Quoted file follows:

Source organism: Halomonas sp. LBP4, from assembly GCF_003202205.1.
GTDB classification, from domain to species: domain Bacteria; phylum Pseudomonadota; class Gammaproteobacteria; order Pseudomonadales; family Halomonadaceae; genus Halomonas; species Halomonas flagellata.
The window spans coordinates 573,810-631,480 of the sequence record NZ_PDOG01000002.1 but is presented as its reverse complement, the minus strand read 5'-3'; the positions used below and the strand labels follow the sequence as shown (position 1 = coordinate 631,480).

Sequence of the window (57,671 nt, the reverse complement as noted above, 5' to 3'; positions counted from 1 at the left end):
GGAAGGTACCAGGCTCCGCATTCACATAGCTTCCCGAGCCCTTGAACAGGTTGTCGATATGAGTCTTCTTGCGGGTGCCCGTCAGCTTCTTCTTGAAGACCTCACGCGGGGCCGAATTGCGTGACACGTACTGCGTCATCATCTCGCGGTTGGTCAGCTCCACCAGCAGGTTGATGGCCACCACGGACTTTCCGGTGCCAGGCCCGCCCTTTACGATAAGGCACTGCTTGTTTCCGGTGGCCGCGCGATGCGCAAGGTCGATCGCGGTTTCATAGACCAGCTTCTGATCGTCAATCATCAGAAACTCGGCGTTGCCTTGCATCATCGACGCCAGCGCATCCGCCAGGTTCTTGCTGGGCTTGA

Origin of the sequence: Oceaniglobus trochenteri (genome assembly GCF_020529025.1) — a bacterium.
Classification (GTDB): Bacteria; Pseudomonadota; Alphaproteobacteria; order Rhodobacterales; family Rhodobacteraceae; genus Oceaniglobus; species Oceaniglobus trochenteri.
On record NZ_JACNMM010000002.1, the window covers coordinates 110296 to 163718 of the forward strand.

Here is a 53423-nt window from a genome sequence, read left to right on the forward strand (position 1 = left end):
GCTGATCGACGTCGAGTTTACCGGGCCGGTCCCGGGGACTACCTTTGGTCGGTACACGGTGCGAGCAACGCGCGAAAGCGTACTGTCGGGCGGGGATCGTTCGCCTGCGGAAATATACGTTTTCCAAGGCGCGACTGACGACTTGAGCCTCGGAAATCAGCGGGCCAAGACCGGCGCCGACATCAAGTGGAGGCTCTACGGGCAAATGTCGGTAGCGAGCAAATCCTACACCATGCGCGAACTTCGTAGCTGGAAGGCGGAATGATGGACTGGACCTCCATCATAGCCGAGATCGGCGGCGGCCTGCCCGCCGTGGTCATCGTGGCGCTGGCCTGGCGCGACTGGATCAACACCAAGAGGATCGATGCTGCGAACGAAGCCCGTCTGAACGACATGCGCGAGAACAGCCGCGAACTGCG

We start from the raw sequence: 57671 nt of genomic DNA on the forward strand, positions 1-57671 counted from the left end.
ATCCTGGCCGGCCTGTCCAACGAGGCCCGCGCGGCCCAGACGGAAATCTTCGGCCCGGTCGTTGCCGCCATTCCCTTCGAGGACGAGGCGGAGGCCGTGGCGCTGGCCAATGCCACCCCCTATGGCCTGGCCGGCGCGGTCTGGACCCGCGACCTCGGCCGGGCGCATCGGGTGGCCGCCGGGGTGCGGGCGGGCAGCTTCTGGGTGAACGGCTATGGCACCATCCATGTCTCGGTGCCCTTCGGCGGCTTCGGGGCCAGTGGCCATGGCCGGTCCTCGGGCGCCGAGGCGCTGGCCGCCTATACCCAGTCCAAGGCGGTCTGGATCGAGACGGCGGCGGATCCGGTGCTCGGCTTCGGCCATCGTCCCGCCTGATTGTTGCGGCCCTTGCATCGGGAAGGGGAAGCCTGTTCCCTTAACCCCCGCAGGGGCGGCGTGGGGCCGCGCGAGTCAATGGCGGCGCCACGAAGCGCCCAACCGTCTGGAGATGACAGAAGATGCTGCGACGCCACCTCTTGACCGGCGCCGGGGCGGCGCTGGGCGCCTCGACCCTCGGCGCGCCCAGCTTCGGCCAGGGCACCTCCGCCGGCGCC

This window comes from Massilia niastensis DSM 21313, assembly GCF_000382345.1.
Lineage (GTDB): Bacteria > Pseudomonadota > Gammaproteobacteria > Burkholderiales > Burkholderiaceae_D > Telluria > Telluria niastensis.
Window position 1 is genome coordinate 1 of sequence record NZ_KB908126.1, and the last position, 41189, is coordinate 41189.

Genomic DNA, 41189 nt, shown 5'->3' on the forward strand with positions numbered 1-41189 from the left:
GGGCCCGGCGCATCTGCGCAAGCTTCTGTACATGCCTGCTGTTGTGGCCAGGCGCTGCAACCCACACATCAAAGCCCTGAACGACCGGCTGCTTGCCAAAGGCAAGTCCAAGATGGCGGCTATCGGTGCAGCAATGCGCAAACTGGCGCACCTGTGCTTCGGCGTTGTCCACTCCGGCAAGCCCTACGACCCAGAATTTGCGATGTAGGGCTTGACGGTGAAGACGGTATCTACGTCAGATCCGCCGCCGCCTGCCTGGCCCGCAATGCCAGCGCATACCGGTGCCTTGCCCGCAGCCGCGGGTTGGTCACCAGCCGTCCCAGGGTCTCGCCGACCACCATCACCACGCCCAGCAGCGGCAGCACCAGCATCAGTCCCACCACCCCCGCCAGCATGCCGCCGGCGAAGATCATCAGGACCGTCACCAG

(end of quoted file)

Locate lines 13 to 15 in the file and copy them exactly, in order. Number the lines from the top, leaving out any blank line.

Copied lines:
This window comes from Massilia niastensis DSM 21313, assembly GCF_000382345.1.
Lineage (GTDB): Bacteria > Pseudomonadota > Gammaproteobacteria > Burkholderiales > Burkholderiaceae_D > Telluria > Telluria niastensis.
Window position 1 is genome coordinate 1 of sequence record NZ_KB908126.1, and the last position, 41189, is coordinate 41189.